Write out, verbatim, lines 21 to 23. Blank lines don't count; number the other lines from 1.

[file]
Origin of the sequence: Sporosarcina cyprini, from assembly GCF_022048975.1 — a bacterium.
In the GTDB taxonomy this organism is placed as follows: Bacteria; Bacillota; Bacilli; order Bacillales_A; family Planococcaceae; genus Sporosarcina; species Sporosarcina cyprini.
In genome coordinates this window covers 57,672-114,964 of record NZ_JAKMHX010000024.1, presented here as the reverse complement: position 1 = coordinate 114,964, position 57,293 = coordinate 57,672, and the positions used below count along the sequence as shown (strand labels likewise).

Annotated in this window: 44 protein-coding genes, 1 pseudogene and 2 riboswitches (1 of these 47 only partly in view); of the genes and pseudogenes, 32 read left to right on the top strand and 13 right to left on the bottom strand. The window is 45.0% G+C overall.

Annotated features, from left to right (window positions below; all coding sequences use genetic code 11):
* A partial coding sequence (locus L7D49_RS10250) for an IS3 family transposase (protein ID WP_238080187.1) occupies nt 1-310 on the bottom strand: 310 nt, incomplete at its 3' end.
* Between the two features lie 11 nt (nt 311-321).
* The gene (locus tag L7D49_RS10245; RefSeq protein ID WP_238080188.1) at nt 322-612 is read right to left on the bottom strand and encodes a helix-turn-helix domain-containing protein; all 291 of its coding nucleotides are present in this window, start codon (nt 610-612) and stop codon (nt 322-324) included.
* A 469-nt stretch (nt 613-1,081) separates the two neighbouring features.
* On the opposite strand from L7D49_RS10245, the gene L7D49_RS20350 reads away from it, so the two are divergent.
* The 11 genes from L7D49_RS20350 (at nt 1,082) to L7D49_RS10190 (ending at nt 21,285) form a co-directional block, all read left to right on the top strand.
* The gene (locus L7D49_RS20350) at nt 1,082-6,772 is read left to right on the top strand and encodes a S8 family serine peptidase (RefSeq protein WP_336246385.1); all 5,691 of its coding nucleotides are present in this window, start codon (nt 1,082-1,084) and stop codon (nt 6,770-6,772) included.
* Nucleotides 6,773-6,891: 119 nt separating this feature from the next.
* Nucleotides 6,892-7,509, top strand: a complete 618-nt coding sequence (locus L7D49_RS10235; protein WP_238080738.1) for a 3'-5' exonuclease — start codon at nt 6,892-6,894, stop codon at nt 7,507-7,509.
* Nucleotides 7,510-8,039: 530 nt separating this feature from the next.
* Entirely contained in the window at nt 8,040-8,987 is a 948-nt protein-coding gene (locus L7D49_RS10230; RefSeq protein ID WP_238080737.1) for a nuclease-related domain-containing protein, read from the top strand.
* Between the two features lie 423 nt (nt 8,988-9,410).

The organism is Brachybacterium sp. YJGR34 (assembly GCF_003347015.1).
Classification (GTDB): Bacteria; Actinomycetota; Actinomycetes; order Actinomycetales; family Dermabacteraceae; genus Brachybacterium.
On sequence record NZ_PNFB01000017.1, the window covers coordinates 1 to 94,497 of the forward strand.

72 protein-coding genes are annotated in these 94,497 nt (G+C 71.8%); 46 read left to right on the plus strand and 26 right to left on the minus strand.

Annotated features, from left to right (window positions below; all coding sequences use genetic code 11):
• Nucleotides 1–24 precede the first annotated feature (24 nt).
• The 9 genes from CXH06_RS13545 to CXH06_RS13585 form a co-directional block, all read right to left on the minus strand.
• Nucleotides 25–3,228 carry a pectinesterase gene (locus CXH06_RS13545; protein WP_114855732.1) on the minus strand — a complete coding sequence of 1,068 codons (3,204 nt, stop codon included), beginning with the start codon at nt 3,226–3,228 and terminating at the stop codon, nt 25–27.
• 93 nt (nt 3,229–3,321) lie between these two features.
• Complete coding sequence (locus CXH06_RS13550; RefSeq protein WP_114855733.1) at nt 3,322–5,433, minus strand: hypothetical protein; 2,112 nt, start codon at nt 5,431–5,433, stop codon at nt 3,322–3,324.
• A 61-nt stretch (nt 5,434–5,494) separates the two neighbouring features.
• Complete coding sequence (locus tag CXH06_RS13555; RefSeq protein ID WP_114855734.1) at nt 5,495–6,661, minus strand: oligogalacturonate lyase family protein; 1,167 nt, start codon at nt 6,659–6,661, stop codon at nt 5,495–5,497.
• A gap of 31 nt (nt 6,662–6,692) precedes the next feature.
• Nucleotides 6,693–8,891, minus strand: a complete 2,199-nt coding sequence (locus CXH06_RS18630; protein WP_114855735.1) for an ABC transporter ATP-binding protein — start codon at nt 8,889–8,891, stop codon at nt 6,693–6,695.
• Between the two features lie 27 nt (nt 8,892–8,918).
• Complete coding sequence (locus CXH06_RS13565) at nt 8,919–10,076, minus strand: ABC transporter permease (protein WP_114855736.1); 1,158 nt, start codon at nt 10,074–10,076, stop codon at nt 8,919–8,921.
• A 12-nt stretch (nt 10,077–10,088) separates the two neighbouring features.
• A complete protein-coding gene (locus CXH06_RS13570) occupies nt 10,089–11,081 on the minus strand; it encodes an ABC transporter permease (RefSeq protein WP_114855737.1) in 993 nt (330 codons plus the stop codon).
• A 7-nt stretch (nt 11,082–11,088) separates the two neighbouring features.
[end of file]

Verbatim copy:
72 protein-coding genes are annotated in these 94,497 nt (G+C 71.8%); 46 read left to right on the plus strand and 26 right to left on the minus strand.

Annotated features, from left to right (window positions below; all coding sequences use genetic code 11):
• Nucleotides 1–24 precede the first annotated feature (24 nt).